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Isaach De Bankolé,
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Hélène de Saint-Père
This film focuses on ex-Foreign Legion officer, Galoup, as he recalls his once glorious life, leading troops in the Gulf of Djibouti. His existence there was happy, strict and regimented, but the arrival of a promising young recruit, Sentain, plants the seeds of jealousy in Galoup's mind. He feels compelled to stop him from coming to the attention of the commandant who he admires, but who ignores him. Ultimately, his jealousy leads to the destruction of both Sentain and himself.Written by
L.H. Wong <email@example.com>
Lighten up people--this is a great film about an outsider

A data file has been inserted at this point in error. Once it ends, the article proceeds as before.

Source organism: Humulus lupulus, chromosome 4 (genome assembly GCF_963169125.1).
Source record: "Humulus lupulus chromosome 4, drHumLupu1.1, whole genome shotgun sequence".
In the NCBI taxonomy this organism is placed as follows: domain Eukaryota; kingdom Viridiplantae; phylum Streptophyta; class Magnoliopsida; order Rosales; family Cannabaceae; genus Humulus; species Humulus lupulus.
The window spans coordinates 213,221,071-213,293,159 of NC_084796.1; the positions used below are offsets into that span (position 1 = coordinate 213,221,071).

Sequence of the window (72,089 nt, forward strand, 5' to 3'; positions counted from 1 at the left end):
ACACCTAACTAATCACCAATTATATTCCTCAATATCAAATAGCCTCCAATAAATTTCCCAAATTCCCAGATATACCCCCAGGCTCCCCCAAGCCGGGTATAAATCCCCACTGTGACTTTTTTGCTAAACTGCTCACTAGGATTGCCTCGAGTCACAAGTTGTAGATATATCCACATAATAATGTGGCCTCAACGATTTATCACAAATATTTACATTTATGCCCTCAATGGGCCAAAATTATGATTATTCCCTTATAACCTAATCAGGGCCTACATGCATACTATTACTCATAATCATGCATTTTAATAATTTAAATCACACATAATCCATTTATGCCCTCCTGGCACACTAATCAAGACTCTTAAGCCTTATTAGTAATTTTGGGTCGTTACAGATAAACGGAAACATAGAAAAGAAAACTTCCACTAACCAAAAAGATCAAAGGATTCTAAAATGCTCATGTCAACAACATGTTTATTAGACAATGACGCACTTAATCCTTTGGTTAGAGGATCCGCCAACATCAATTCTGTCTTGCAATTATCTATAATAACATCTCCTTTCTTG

Going against the trend of reviews here, as is usual for me, I loved this film. Perhaps only another outsider can see how brilliantly Lavant acts the outsider. He is a jealous outsider, jealous of Sentain. He is jealous of him, not in love with him and there is a difference. Galoup (Lavant) truly loves Forestier, but as Galoup points out, Forestier doesn't care. Instead, when Sentain appears, Forestier is attracted to him in a way he was not to Galoup. Well, Sentain is charming, calm, open, attractive, all the things Galoup is not. Sentain is one of the gang, Galoup is an outsider and no matter how hard he tries, he cannot get in. Much of the film is dialogue free, but Lavant admirably shows what he is feeling with his facial and body gestures. And after all that falls out from this jealous rage, Galoup is returned to France but still remains an outsider. No friends in the Legion, nor out of it. And the finale, Galoup dancing by himself in a very contorted way, is one of the most agonizing I have seen. It represents well what Galoup's life is like. You should not see this film if you are looking for a homoerotic experience. It is not about sexuality, but the rage of an outsider. As such, it is brilliant.
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